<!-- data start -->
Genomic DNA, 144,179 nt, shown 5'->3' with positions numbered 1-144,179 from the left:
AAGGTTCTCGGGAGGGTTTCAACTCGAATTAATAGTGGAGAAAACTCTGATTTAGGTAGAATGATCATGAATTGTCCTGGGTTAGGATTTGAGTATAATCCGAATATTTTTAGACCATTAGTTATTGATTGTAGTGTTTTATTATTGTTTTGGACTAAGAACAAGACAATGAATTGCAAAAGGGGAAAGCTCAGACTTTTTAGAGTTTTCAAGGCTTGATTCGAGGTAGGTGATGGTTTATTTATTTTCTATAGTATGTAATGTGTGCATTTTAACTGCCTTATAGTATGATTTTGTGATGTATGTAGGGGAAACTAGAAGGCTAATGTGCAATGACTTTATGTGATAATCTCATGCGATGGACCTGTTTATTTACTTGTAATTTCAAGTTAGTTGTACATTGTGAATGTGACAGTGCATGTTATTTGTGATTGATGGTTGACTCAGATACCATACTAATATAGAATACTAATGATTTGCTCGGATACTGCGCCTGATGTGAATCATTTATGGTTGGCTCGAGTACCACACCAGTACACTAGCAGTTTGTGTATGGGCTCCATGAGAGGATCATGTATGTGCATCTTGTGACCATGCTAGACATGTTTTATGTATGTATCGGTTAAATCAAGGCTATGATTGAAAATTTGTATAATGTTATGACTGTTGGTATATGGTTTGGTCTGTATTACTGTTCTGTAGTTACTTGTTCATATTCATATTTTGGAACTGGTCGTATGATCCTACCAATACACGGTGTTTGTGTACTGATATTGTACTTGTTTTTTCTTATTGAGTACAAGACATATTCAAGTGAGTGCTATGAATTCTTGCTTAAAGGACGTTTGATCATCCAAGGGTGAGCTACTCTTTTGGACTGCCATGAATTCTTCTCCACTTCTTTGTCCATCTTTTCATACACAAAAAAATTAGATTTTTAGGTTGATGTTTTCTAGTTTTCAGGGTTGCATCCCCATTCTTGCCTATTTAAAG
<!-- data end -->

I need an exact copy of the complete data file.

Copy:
Genomic DNA, 144,179 nt, shown 5'->3' with positions numbered 1-144,179 from the left:
AAGGTTCTCGGGAGGGTTTCAACTCGAATTAATAGTGGAGAAAACTCTGATTTAGGTAGAATGATCATGAATTGTCCTGGGTTAGGATTTGAGTATAATCCGAATATTTTTAGACCATTAGTTATTGATTGTAGTGTTTTATTATTGTTTTGGACTAAGAACAAGACAATGAATTGCAAAAGGGGAAAGCTCAGACTTTTTAGAGTTTTCAAGGCTTGATTCGAGGTAGGTGATGGTTTATTTATTTTCTATAGTATGTAATGTGTGCATTTTAACTGCCTTATAGTATGATTTTGTGATGTATGTAGGGGAAACTAGAAGGCTAATGTGCAATGACTTTATGTGATAATCTCATGCGATGGACCTGTTTATTTACTTGTAATTTCAAGTTAGTTGTACATTGTGAATGTGACAGTGCATGTTATTTGTGATTGATGGTTGACTCAGATACCATACTAATATAGAATACTAATGATTTGCTCGGATACTGCGCCTGATGTGAATCATTTATGGTTGGCTCGAGTACCACACCAGTACACTAGCAGTTTGTGTATGGGCTCCATGAGAGGATCATGTATGTGCATCTTGTGACCATGCTAGACATGTTTTATGTATGTATCGGTTAAATCAAGGCTATGATTGAAAATTTGTATAATGTTATGACTGTTGGTATATGGTTTGGTCTGTATTACTGTTCTGTAGTTACTTGTTCATATTCATATTTTGGAACTGGTCGTATGATCCTACCAATACACGGTGTTTGTGTACTGATATTGTACTTGTTTTTTCTTATTGAGTACAAGACATATTCAAGTGAGTGCTATGAATTCTTGCTTAAAGGACGTTTGATCATCCAAGGGTGAGCTACTCTTTTGGACTGCCATGAATTCTTCTCCACTTCTTTGTCCATCTTTTCATACACAAAAAAATTAGATTTTTAGGTTGATGTTTTCTAGTTTTCAGGGTTGCATCCCCATTCTTGCCTATTTAAAG